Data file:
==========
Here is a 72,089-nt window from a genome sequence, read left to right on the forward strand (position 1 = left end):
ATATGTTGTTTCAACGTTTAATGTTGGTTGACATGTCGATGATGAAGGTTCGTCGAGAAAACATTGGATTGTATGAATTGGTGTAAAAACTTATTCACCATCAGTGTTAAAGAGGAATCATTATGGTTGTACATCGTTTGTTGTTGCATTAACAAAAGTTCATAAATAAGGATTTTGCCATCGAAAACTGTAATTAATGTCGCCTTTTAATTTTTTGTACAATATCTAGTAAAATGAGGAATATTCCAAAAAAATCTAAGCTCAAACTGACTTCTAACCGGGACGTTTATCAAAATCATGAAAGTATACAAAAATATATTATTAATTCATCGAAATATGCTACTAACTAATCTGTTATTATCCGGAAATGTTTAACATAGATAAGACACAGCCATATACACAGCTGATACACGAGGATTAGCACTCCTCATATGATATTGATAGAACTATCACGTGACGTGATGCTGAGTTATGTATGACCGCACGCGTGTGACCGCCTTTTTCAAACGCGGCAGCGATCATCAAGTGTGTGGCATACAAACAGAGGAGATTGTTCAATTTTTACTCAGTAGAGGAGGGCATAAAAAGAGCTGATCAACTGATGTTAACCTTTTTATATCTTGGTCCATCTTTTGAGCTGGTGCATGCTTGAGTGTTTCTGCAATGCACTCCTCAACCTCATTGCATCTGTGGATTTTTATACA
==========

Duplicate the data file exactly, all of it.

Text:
Here is a 72,089-nt window from a genome sequence, read left to right on the forward strand (position 1 = left end):
ATATGTTGTTTCAACGTTTAATGTTGGTTGACATGTCGATGATGAAGGTTCGTCGAGAAAACATTGGATTGTATGAATTGGTGTAAAAACTTATTCACCATCAGTGTTAAAGAGGAATCATTATGGTTGTACATCGTTTGTTGTTGCATTAACAAAAGTTCATAAATAAGGATTTTGCCATCGAAAACTGTAATTAATGTCGCCTTTTAATTTTTTGTACAATATCTAGTAAAATGAGGAATATTCCAAAAAAATCTAAGCTCAAACTGACTTCTAACCGGGACGTTTATCAAAATCATGAAAGTATACAAAAATATATTATTAATTCATCGAAATATGCTACTAACTAATCTGTTATTATCCGGAAATGTTTAACATAGATAAGACACAGCCATATACACAGCTGATACACGAGGATTAGCACTCCTCATATGATATTGATAGAACTATCACGTGACGTGATGCTGAGTTATGTATGACCGCACGCGTGTGACCGCCTTTTTCAAACGCGGCAGCGATCATCAAGTGTGTGGCATACAAACAGAGGAGATTGTTCAATTTTTACTCAGTAGAGGAGGGCATAAAAAGAGCTGATCAACTGATGTTAACCTTTTTATATCTTGGTCCATCTTTTGAGCTGGTGCATGCTTGAGTGTTTCTGCAATGCACTCCTCAACCTCATTGCATCTGTGGATTTTTATACA